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  • Oren Levin-Waldman

The Importance of the GM Strike: It is About the Middle Class

Last week the United Auto Workers (UAW) went out on strike against General Motors (GM), ostensibly over pay and benefits. Perhaps the real issue is capital mobility and the threat it poses to the American middle class. While there may not be a lot of sympathy for auto workers earning around $25 an hour in wages, this strike is nonetheless something the middle class, or at least what remains of it, should be watching closely.


We have heard from industry how generous GM has been to its workers. It offers paid benefits in addition to good wages. We have also heard how important it is for GM to be competitive, and that requires more outsourcing. It is precisely this kind of outsourcing that has destroyed the middle class over the last few decades. A major issue for the union was a demand that GM would commit to keeping plants open in the U.S.


Capital mobility has long been a source of tension for American workers. During the 1970s and 1980s, many plants closed because management concluded greater profit could be obtained if investment was made in South and Central America where wage rates were a fraction of those in the U.S. and there were fewer regulations to contend with. That is, plants weren’t closing because they weren’t profitable, but because they weren’t profitable enough.


Plant closure, of course is nothing new. It has long been part and parcel of what Joseph Schumpter referred to as “creative destruction.” This was the process by which the old and obsolete would be replaced with the old and technologically more advanced. This process was considered to be a mark of progress in a capitalist economy. Unquestionably, buggy whip manufacturers being replaced by auto manufacturers might be viewed as progress.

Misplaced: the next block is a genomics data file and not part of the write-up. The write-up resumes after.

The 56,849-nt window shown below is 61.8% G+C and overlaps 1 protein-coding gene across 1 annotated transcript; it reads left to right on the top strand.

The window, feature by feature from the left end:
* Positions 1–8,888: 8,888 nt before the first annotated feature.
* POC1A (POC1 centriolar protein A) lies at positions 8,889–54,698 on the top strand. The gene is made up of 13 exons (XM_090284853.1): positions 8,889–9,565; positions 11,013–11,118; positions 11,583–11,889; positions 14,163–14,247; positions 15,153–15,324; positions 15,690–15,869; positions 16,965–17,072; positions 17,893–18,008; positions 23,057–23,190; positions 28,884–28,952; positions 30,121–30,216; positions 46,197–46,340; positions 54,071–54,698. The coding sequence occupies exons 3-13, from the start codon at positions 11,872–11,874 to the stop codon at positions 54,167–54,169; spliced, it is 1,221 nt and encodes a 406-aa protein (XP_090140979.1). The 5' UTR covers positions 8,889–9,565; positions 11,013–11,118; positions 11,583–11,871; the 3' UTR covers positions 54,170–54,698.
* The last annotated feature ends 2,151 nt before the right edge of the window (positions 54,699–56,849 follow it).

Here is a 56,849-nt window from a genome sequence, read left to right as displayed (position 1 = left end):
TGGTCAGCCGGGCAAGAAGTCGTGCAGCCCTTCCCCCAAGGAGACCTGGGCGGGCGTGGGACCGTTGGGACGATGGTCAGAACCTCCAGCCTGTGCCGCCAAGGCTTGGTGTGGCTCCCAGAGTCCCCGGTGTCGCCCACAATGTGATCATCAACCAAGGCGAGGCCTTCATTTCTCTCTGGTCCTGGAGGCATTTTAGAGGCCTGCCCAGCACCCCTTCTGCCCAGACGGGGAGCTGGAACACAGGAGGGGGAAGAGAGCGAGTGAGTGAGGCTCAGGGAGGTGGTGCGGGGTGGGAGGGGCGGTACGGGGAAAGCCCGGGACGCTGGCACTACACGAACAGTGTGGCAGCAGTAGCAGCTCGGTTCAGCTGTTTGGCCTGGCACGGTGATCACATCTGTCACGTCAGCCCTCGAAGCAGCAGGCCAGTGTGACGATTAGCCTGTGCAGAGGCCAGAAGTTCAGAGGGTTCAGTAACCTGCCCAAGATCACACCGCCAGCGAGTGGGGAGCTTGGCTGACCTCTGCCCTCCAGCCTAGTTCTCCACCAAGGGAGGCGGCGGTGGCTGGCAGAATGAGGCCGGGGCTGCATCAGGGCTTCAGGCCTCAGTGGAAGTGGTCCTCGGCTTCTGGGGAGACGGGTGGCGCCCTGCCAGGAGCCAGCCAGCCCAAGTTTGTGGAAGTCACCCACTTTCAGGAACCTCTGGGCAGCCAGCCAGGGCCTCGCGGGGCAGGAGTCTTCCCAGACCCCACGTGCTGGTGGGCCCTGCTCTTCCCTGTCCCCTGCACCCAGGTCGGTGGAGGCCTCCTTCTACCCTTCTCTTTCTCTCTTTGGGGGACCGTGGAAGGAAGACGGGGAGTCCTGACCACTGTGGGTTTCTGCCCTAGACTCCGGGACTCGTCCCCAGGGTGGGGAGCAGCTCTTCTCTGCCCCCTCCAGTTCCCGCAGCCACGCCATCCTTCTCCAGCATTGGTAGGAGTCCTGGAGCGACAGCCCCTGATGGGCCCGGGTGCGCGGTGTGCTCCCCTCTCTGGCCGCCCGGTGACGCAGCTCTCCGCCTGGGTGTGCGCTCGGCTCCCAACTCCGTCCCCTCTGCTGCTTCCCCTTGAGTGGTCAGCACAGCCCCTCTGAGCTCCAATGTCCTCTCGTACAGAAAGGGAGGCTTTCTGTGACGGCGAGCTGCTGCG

What was happening during the 1970s and 1980s wasn’t quite this model. Rather old line manufacturing, which was often unionized, was being replaced with low-skilled and low paying service jobs or very skilled and high paying high tech jobs. Again, this was progress which defined the global economy, but many workers were left out, and effectively displaced from the American middle class.


Again, plants weren’t closing because they weren’t profitable. On the contrary, they were very profitable, but they could be even more profitable elsewhere, and this, managers claimed, was part and parcel of their fiduciary responsibility to their shareholders. Which brings us back to GM. In 2018, it posted a profit of near $11 billion. That GM supposedly needs greater flexibility to be competitive in global markets is nothing more than the theme before: the near $11 billion in profit wasn’t enough.


Capital mobility affects us all; not just those who will be displaced from the plants that will close. Those who work for suppliers will lose their jobs too. As communities lose big employers, there will be tertiary effects. The aggregate demand for goods and services from these workers decreases, thereby affecting the larger economy. Moreover, in towns where plants close, housing values decrease, and the savings that workers have in their homes decreases. This also affects the local tax base as tax receipts drop at a time more needs to be spent on the provision of assistance and other social services to those in need.